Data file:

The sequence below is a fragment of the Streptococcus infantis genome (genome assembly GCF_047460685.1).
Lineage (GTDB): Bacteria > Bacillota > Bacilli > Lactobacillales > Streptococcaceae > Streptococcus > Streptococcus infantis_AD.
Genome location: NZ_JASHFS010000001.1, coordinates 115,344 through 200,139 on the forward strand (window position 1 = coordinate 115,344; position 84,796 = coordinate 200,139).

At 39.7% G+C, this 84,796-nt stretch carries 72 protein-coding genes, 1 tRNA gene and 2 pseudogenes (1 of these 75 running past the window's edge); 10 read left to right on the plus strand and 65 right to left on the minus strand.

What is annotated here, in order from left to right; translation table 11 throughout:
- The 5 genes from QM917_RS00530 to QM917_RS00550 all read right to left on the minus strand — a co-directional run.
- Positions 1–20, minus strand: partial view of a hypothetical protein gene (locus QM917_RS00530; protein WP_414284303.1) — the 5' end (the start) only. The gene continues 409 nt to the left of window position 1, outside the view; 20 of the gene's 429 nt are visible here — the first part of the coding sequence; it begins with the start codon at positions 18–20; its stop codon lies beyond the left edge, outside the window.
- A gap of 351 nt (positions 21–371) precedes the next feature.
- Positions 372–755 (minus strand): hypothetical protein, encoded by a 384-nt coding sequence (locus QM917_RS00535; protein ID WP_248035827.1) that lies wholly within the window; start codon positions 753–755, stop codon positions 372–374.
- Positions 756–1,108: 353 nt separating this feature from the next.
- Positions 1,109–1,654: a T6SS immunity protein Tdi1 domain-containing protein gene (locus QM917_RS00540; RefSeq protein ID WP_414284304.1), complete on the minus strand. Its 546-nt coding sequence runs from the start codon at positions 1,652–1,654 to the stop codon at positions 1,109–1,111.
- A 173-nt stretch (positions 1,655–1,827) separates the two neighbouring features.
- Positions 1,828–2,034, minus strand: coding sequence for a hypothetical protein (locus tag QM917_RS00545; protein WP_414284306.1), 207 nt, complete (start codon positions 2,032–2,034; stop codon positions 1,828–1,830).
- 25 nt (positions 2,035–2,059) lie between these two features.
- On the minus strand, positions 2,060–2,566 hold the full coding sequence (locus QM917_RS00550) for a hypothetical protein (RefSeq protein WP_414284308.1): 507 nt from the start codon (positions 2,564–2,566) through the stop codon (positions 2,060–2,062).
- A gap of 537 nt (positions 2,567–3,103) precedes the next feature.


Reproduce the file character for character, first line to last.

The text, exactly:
The sequence below is a fragment of the Streptococcus infantis genome (genome assembly GCF_047460685.1).
Lineage (GTDB): Bacteria > Bacillota > Bacilli > Lactobacillales > Streptococcaceae > Streptococcus > Streptococcus infantis_AD.
Genome location: NZ_JASHFS010000001.1, coordinates 115,344 through 200,139 on the forward strand (window position 1 = coordinate 115,344; position 84,796 = coordinate 200,139).

At 39.7% G+C, this 84,796-nt stretch carries 72 protein-coding genes, 1 tRNA gene and 2 pseudogenes (1 of these 75 running past the window's edge); 10 read left to right on the plus strand and 65 right to left on the minus strand.

What is annotated here, in order from left to right; translation table 11 throughout:
- The 5 genes from QM917_RS00530 to QM917_RS00550 all read right to left on the minus strand — a co-directional run.
- Positions 1–20, minus strand: partial view of a hypothetical protein gene (locus QM917_RS00530; protein WP_414284303.1) — the 5' end (the start) only. The gene continues 409 nt to the left of window position 1, outside the view; 20 of the gene's 429 nt are visible here — the first part of the coding sequence; it begins with the start codon at positions 18–20; its stop codon lies beyond the left edge, outside the window.
- A gap of 351 nt (positions 21–371) precedes the next feature.
- Positions 372–755 (minus strand): hypothetical protein, encoded by a 384-nt coding sequence (locus QM917_RS00535; protein ID WP_248035827.1) that lies wholly within the window; start codon positions 753–755, stop codon positions 372–374.
- Positions 756–1,108: 353 nt separating this feature from the next.
- Positions 1,109–1,654: a T6SS immunity protein Tdi1 domain-containing protein gene (locus QM917_RS00540; RefSeq protein ID WP_414284304.1), complete on the minus strand. Its 546-nt coding sequence runs from the start codon at positions 1,652–1,654 to the stop codon at positions 1,109–1,111.
- A 173-nt stretch (positions 1,655–1,827) separates the two neighbouring features.
- Positions 1,828–2,034, minus strand: coding sequence for a hypothetical protein (locus tag QM917_RS00545; protein WP_414284306.1), 207 nt, complete (start codon positions 2,032–2,034; stop codon positions 1,828–1,830).
- 25 nt (positions 2,035–2,059) lie between these two features.
- On the minus strand, positions 2,060–2,566 hold the full coding sequence (locus QM917_RS00550) for a hypothetical protein (RefSeq protein WP_414284308.1): 507 nt from the start codon (positions 2,564–2,566) through the stop codon (positions 2,060–2,062).
- A gap of 537 nt (positions 2,567–3,103) precedes the next feature.